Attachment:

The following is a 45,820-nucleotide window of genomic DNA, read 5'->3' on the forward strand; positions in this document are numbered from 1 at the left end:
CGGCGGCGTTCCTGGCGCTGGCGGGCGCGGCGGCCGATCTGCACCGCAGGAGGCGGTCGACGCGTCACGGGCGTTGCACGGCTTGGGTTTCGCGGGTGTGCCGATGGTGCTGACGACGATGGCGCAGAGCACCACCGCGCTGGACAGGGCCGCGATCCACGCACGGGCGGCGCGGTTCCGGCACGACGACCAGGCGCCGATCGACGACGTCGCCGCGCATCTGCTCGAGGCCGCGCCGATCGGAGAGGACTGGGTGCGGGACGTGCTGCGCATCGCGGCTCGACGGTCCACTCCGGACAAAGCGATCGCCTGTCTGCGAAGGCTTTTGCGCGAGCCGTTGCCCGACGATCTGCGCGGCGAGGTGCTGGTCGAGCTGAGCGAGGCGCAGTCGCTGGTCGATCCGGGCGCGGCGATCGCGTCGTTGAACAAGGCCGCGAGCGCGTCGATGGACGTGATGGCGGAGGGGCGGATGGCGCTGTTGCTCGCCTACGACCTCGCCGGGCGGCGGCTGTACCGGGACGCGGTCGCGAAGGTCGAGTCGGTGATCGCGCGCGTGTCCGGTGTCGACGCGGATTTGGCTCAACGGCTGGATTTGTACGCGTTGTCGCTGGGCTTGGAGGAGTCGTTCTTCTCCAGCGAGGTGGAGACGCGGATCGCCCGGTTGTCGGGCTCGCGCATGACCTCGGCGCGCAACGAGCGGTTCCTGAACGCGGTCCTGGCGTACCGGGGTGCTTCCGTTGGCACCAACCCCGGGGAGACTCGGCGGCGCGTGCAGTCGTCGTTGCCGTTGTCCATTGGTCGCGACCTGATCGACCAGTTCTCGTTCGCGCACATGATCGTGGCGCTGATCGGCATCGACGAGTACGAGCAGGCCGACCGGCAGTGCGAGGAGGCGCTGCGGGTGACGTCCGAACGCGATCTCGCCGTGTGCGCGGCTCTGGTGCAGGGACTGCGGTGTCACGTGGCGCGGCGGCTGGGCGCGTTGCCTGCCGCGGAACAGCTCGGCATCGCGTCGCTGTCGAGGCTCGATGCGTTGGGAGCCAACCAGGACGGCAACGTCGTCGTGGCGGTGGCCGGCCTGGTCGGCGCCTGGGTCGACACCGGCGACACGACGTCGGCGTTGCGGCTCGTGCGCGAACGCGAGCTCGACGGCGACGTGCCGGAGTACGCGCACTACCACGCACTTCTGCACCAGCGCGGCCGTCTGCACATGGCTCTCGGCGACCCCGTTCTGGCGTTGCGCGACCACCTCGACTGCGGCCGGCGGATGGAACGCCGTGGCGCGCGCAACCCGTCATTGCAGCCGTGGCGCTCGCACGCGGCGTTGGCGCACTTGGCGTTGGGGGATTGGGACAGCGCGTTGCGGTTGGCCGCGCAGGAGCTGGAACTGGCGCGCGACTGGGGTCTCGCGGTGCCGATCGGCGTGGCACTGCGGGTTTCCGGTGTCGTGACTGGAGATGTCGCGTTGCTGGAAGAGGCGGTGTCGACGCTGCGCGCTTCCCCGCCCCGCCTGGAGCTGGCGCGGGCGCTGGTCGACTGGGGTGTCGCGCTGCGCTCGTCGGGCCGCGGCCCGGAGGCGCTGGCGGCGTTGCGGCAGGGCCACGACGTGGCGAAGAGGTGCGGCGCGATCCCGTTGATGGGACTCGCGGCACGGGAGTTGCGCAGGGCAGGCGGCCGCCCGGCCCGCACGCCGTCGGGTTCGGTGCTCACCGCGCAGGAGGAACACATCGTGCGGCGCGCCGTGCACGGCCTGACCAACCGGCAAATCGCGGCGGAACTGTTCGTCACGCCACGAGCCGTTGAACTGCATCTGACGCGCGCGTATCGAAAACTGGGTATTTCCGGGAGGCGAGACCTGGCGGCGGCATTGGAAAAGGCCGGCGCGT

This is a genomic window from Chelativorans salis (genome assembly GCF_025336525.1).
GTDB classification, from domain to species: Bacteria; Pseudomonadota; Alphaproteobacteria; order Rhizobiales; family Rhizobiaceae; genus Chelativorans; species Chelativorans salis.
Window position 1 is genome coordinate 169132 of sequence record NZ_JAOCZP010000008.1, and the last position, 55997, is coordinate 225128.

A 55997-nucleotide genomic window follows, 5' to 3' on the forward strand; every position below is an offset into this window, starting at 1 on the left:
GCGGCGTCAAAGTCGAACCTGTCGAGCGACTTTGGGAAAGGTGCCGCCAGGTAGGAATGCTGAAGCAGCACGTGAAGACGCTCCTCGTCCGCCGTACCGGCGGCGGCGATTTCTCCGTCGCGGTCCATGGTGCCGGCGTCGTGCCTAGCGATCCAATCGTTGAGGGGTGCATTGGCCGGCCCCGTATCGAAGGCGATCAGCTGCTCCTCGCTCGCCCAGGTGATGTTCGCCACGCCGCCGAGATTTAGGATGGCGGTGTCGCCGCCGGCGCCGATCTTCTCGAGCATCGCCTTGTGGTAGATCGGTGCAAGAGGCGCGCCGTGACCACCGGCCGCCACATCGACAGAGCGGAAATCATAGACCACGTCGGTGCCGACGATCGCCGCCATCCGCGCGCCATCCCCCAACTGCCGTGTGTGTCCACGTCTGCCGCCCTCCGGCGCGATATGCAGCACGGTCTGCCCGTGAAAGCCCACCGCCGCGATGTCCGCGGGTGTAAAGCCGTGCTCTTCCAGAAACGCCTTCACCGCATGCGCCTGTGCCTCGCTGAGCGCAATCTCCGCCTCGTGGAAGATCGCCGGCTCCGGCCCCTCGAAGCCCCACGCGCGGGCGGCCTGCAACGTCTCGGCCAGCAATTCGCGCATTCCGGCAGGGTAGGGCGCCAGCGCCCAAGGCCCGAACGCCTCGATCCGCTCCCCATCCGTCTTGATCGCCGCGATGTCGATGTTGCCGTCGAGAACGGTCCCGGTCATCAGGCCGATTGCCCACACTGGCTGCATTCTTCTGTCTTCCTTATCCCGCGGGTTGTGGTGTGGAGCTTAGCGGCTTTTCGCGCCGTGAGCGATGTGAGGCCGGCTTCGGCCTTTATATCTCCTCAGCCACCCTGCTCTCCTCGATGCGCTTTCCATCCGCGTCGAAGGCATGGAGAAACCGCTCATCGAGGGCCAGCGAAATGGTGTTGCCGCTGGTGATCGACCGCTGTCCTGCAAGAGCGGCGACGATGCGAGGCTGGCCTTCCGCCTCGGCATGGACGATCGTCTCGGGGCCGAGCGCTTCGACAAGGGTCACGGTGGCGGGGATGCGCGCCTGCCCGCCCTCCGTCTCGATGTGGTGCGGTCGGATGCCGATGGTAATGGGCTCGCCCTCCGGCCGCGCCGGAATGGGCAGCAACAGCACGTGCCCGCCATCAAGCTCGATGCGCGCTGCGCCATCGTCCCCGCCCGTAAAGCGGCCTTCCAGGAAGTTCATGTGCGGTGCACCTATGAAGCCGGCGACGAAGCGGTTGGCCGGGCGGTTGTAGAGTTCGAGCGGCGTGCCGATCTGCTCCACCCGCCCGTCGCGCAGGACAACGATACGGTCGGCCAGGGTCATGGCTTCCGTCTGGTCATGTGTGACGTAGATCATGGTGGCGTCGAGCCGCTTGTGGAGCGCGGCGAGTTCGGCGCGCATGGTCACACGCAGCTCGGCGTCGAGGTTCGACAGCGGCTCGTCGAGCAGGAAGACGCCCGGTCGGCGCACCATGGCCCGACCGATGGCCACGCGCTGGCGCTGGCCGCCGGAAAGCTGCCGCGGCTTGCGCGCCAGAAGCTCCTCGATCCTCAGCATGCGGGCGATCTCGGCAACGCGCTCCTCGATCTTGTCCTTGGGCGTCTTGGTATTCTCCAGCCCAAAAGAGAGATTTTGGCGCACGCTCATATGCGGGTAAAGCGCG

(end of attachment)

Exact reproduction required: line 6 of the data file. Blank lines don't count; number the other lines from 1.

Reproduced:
A 55997-nucleotide genomic window follows, 5' to 3' on the forward strand; every position below is an offset into this window, starting at 1 on the left: